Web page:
Slightly more macabre follow up post to Hidden mothers in Victorian photography. Post-mortem photography is the practice of photographing the recently deceased. It is also known as memorial portraiture or memento mori.
A Victorian-era photograph of parents posing with their dead daughter. It was a custom in that era, before people could quickly travel great distances to attend funerals, to photograph the dead so their loved ones could see them as they were before burial.
The invention of the daguerreotype in 1839 made portraiture much more commonplace, as many of those who were unable to afford the commission of a painted portrait could afford to sit for a photography session. This cheaper and quicker method also provided the middle class with a means for memorializing dead loved ones.
These photographs served less as a reminder of mortality than as a keepsake to remember the deceased. This was especially common with infants and young children; Victorian era childhood mortality rates were extremely high, and a post-mortem photograph might have been the only image of the child the family ever had.
The earliest post-mortem photographs are usually close-ups of the face or shots of the full body and rarely include the coffin. The subject is usually depicted so as to seem in a deep sleep, or else arranged to appear more lifelike. Children were often shown in repose on a couch or in a crib, sometimes posed with a favorite toy or other plaything. It was not uncommon to photograph very young children with a family member, most frequently the mother. Flowers were also a common prop in post-mortem photography of all types.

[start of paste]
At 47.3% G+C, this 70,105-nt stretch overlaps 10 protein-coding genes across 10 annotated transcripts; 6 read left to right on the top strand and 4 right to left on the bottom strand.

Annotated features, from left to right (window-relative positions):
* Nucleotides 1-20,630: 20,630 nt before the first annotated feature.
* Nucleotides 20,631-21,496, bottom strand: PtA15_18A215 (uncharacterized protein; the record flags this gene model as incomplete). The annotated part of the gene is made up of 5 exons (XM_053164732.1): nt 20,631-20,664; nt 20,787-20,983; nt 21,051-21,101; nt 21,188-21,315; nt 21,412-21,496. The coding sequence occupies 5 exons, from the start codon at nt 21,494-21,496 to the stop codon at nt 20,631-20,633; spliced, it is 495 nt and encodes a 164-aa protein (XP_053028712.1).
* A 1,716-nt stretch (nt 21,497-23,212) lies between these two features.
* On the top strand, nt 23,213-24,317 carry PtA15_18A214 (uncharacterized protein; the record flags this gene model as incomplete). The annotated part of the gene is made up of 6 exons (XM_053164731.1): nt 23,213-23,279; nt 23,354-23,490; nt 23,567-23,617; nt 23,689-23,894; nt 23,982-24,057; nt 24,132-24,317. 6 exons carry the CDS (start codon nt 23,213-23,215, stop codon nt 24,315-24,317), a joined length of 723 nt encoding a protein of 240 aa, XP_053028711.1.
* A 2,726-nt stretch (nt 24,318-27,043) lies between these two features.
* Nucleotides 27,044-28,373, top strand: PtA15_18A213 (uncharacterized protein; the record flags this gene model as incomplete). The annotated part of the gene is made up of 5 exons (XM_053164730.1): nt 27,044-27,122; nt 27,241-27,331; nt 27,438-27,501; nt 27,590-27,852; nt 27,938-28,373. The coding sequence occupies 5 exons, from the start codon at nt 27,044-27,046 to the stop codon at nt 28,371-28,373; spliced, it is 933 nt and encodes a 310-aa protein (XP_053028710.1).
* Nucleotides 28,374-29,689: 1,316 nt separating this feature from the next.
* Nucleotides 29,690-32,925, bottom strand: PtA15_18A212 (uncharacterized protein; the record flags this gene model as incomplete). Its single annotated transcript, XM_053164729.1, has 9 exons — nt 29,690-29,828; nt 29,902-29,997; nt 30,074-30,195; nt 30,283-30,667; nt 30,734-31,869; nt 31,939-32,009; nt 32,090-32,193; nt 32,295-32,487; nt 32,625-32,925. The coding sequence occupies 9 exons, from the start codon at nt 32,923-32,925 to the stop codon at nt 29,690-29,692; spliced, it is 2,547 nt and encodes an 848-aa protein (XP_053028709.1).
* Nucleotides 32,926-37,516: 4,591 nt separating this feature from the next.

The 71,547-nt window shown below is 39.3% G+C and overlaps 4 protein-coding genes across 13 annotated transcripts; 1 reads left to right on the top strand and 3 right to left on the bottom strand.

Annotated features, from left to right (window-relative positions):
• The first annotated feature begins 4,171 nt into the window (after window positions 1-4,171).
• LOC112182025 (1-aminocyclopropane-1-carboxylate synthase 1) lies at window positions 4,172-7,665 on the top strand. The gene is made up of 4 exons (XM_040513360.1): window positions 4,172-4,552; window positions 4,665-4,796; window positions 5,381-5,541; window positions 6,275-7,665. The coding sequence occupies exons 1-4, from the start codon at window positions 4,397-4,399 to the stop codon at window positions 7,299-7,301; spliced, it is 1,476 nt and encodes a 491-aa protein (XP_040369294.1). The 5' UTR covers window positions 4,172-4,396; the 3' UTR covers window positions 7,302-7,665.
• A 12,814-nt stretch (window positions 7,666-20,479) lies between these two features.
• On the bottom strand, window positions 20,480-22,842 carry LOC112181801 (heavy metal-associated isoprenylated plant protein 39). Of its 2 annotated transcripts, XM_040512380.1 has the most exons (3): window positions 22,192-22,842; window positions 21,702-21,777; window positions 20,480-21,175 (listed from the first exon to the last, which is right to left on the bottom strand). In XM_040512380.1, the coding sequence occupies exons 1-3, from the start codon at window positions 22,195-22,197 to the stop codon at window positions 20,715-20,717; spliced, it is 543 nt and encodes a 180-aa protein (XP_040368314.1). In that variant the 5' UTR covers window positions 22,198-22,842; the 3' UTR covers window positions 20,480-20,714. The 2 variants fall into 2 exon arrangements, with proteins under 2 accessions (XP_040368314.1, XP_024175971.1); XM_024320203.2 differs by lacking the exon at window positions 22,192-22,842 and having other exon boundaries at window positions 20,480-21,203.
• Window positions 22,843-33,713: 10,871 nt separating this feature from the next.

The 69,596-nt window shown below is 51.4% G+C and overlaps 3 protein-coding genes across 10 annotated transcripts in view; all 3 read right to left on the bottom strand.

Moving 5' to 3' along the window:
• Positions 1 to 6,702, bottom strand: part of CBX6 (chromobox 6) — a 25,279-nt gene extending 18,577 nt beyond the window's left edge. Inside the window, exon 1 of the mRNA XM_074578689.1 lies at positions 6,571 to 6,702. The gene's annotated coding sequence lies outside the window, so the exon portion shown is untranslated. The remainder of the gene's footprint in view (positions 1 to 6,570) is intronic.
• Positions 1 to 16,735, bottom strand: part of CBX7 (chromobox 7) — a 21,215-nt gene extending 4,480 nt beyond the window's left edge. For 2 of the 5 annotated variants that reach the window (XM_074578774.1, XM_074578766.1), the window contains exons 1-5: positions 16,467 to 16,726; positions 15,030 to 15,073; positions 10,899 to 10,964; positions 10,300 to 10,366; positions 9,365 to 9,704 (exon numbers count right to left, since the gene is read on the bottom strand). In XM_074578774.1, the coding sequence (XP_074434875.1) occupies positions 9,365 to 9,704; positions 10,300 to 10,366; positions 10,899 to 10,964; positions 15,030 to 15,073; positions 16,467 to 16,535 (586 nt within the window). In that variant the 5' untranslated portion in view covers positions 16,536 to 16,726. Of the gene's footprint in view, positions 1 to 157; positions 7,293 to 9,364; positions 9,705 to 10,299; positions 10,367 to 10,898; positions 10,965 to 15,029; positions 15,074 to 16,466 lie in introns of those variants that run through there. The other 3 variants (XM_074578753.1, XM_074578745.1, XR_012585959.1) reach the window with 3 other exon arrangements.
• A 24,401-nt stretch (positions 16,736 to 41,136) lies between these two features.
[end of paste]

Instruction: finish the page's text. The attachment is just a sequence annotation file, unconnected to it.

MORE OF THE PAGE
The effect of life was sometimes enhanced by either propping the subject’s eyes open or painting pupils onto the photographic print, and many early images have a rosy tint added to the cheeks of the corpse.
Adults were more commonly posed in chairs.
Later examples show less effort at a lifelike appearance, and often show the subject in a coffin. Some very late examples show the deceased in a coffin with a large group of funeral attendees; this type of photograph was especially popular in Europe and less common in the United States.
Post-mortem photography is still practiced in some areas of the world, such as Eastern Europe. Photographs, especially depicting persons who were considered to be very holy lying in their coffins are still circulated among faithful Eastern Catholic, Eastern Orthodox and Oriental Orthodox Christians.